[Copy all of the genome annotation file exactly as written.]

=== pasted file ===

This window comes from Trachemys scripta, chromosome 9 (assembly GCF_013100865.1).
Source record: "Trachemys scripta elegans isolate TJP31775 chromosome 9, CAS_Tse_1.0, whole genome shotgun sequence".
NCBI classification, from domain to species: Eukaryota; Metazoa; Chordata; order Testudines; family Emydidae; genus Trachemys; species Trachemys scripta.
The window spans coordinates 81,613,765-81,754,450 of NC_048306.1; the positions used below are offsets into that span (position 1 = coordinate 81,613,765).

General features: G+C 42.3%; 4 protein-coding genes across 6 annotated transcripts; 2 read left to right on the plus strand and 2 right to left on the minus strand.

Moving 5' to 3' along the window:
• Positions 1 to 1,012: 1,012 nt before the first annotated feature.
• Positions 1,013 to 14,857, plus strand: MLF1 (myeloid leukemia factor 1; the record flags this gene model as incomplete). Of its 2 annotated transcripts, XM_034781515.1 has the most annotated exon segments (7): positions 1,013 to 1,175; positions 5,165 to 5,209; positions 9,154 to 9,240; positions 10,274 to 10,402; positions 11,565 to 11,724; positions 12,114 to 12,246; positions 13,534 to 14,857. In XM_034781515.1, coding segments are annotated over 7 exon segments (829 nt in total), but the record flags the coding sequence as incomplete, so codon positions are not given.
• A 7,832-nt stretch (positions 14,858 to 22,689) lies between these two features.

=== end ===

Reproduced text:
This window comes from Trachemys scripta, chromosome 9 (assembly GCF_013100865.1).
Source record: "Trachemys scripta elegans isolate TJP31775 chromosome 9, CAS_Tse_1.0, whole genome shotgun sequence".
NCBI classification, from domain to species: Eukaryota; Metazoa; Chordata; order Testudines; family Emydidae; genus Trachemys; species Trachemys scripta.
The window spans coordinates 81,613,765-81,754,450 of NC_048306.1; the positions used below are offsets into that span (position 1 = coordinate 81,613,765).

General features: G+C 42.3%; 4 protein-coding genes across 6 annotated transcripts; 2 read left to right on the plus strand and 2 right to left on the minus strand.

Moving 5' to 3' along the window:
• Positions 1 to 1,012: 1,012 nt before the first annotated feature.
• Positions 1,013 to 14,857, plus strand: MLF1 (myeloid leukemia factor 1; the record flags this gene model as incomplete). Of its 2 annotated transcripts, XM_034781515.1 has the most annotated exon segments (7): positions 1,013 to 1,175; positions 5,165 to 5,209; positions 9,154 to 9,240; positions 10,274 to 10,402; positions 11,565 to 11,724; positions 12,114 to 12,246; positions 13,534 to 14,857. In XM_034781515.1, coding segments are annotated over 7 exon segments (829 nt in total), but the record flags the coding sequence as incomplete, so codon positions are not given.
• A 7,832-nt stretch (positions 14,858 to 22,689) lies between these two features.